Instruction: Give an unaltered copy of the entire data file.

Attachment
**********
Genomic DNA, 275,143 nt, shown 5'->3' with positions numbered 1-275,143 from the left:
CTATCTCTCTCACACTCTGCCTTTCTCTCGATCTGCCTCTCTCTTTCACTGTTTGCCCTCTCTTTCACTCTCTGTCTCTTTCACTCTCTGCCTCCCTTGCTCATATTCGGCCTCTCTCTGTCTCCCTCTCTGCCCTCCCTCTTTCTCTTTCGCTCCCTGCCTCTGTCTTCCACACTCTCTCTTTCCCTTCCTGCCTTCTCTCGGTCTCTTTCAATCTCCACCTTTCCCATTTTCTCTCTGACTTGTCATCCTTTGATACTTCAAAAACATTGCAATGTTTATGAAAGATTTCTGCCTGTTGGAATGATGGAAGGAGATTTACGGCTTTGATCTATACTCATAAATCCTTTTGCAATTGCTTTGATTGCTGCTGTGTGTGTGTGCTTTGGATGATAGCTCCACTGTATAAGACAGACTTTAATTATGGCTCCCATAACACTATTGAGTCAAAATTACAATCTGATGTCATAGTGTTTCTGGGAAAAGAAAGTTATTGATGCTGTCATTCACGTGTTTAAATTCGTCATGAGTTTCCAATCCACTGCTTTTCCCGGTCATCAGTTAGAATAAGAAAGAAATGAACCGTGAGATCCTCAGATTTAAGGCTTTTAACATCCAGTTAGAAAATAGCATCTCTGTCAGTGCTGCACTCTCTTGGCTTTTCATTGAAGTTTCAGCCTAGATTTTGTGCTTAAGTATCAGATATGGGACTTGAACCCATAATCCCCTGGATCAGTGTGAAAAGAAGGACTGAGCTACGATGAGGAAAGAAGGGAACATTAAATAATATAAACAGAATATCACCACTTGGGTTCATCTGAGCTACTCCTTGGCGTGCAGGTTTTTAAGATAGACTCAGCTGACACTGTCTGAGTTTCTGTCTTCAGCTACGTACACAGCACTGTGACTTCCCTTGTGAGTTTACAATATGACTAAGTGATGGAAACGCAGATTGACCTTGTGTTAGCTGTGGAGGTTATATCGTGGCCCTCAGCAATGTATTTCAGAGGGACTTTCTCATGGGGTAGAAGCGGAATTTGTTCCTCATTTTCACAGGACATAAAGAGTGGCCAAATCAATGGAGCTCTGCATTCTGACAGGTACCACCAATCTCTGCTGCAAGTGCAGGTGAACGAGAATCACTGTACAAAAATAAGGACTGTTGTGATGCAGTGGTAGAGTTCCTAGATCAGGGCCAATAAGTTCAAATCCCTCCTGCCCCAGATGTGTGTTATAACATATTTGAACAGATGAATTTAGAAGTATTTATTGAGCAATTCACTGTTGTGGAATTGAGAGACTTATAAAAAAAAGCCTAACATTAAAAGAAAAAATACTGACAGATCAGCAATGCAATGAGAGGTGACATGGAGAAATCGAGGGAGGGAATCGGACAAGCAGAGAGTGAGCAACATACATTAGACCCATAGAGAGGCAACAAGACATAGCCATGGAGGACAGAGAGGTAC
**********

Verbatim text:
Genomic DNA, 275,143 nt, shown 5'->3' with positions numbered 1-275,143 from the left:
CTATCTCTCTCACACTCTGCCTTTCTCTCGATCTGCCTCTCTCTTTCACTGTTTGCCCTCTCTTTCACTCTCTGTCTCTTTCACTCTCTGCCTCCCTTGCTCATATTCGGCCTCTCTCTGTCTCCCTCTCTGCCCTCCCTCTTTCTCTTTCGCTCCCTGCCTCTGTCTTCCACACTCTCTCTTTCCCTTCCTGCCTTCTCTCGGTCTCTTTCAATCTCCACCTTTCCCATTTTCTCTCTGACTTGTCATCCTTTGATACTTCAAAAACATTGCAATGTTTATGAAAGATTTCTGCCTGTTGGAATGATGGAAGGAGATTTACGGCTTTGATCTATACTCATAAATCCTTTTGCAATTGCTTTGATTGCTGCTGTGTGTGTGTGCTTTGGATGATAGCTCCACTGTATAAGACAGACTTTAATTATGGCTCCCATAACACTATTGAGTCAAAATTACAATCTGATGTCATAGTGTTTCTGGGAAAAGAAAGTTATTGATGCTGTCATTCACGTGTTTAAATTCGTCATGAGTTTCCAATCCACTGCTTTTCCCGGTCATCAGTTAGAATAAGAAAGAAATGAACCGTGAGATCCTCAGATTTAAGGCTTTTAACATCCAGTTAGAAAATAGCATCTCTGTCAGTGCTGCACTCTCTTGGCTTTTCATTGAAGTTTCAGCCTAGATTTTGTGCTTAAGTATCAGATATGGGACTTGAACCCATAATCCCCTGGATCAGTGTGAAAAGAAGGACTGAGCTACGATGAGGAAAGAAGGGAACATTAAATAATATAAACAGAATATCACCACTTGGGTTCATCTGAGCTACTCCTTGGCGTGCAGGTTTTTAAGATAGACTCAGCTGACACTGTCTGAGTTTCTGTCTTCAGCTACGTACACAGCACTGTGACTTCCCTTGTGAGTTTACAATATGACTAAGTGATGGAAACGCAGATTGACCTTGTGTTAGCTGTGGAGGTTATATCGTGGCCCTCAGCAATGTATTTCAGAGGGACTTTCTCATGGGGTAGAAGCGGAATTTGTTCCTCATTTTCACAGGACATAAAGAGTGGCCAAATCAATGGAGCTCTGCATTCTGACAGGTACCACCAATCTCTGCTGCAAGTGCAGGTGAACGAGAATCACTGTACAAAAATAAGGACTGTTGTGATGCAGTGGTAGAGTTCCTAGATCAGGGCCAATAAGTTCAAATCCCTCCTGCCCCAGATGTGTGTTATAACATATTTGAACAGATGAATTTAGAAGTATTTATTGAGCAATTCACTGTTGTGGAATTGAGAGACTTATAAAAAAAAGCCTAACATTAAAAGAAAAAATACTGACAGATCAGCAATGCAATGAGAGGTGACATGGAGAAATCGAGGGAGGGAATCGGACAAGCAGAGAGTGAGCAACATACATTAGACCCATAGAGAGGCAACAAGACATAGCCATGGAGGACAGAGAGGTAC